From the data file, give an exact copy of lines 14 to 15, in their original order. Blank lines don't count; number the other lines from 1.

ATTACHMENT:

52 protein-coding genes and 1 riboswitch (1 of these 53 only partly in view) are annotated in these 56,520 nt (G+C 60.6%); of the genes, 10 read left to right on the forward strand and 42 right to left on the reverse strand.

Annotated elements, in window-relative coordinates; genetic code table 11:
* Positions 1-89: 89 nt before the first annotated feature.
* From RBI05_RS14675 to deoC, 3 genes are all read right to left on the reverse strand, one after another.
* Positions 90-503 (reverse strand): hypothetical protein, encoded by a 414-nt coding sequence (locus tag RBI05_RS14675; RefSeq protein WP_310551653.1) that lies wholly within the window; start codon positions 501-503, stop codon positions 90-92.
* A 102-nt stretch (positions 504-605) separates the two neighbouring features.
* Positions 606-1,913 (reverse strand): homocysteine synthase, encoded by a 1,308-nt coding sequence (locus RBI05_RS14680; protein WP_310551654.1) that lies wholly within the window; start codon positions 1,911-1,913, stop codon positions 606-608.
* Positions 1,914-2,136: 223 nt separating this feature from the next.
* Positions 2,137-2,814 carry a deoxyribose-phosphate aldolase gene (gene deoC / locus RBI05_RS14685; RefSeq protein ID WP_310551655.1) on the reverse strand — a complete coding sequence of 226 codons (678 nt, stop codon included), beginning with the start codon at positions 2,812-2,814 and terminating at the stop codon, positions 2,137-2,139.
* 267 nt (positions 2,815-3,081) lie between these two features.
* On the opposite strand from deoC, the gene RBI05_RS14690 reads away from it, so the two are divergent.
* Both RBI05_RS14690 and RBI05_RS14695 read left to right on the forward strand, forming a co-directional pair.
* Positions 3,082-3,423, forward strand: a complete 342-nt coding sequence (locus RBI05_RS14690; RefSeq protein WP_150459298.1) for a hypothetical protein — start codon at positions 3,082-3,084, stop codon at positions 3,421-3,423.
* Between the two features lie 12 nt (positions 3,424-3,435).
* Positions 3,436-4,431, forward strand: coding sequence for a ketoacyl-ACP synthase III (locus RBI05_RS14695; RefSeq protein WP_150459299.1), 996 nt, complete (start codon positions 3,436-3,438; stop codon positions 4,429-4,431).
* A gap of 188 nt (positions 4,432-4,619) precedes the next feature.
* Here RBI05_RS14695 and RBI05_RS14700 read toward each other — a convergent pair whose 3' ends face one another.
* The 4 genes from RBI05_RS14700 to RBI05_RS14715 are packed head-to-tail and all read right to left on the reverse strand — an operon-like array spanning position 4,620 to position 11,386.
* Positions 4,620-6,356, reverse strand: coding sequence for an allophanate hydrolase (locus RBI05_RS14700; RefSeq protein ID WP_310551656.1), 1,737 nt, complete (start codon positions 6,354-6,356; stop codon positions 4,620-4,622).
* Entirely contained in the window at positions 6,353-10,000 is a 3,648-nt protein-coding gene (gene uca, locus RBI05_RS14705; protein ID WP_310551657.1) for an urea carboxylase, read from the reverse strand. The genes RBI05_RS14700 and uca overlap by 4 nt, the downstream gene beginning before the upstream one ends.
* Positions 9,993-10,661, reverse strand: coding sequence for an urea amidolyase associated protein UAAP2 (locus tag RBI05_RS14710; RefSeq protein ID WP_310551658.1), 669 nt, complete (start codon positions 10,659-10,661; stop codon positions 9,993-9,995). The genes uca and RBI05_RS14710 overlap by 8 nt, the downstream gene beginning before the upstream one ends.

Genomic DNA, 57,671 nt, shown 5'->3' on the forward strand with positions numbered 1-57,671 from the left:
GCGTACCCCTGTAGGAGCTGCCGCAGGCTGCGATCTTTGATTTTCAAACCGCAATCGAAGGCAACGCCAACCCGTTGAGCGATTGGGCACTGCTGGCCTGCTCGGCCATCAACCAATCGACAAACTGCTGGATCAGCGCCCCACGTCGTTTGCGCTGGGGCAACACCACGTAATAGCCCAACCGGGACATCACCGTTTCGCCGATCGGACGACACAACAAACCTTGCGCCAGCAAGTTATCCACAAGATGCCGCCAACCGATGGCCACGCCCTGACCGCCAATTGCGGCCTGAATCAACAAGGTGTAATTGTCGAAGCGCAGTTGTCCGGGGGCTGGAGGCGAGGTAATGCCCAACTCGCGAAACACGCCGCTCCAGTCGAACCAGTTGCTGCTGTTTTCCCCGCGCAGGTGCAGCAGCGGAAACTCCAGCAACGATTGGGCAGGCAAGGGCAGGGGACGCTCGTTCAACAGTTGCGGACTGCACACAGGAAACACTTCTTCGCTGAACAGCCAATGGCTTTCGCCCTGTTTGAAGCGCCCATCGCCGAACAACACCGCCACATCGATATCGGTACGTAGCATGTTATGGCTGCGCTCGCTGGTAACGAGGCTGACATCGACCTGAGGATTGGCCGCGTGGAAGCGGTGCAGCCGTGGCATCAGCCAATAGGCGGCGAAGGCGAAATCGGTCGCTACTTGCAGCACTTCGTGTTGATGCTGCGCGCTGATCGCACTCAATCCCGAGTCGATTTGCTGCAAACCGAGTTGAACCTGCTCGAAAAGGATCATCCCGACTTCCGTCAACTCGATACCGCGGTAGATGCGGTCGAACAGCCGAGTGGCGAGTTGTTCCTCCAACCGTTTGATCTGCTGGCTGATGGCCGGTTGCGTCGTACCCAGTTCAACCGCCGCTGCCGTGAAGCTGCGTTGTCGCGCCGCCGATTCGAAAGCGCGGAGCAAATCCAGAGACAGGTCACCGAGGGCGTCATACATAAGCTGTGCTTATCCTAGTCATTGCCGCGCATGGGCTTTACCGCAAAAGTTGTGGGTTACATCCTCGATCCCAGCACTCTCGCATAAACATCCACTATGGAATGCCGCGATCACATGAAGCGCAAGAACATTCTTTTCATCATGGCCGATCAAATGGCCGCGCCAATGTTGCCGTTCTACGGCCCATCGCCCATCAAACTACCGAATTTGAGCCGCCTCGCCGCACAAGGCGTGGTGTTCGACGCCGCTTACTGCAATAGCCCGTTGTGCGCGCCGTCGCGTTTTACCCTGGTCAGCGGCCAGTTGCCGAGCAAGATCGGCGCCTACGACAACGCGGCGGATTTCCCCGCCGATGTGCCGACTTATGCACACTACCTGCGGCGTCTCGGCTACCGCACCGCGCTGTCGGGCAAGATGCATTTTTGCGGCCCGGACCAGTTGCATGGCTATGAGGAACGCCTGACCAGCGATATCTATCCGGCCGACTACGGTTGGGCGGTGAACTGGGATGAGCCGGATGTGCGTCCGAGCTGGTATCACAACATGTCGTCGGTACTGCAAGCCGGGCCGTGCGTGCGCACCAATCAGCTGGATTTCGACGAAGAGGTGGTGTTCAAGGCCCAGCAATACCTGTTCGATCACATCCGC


* Between the two features lie 12 nt (positions 3,424-3,435).
* Positions 3,436-4,431, forward strand: coding sequence for a ketoacyl-ACP synthase III (locus RBI05_RS14695; RefSeq protein WP_150459299.1), 996 nt, complete (start codon positions 3,436-3,438; stop codon positions 4,429-4,431).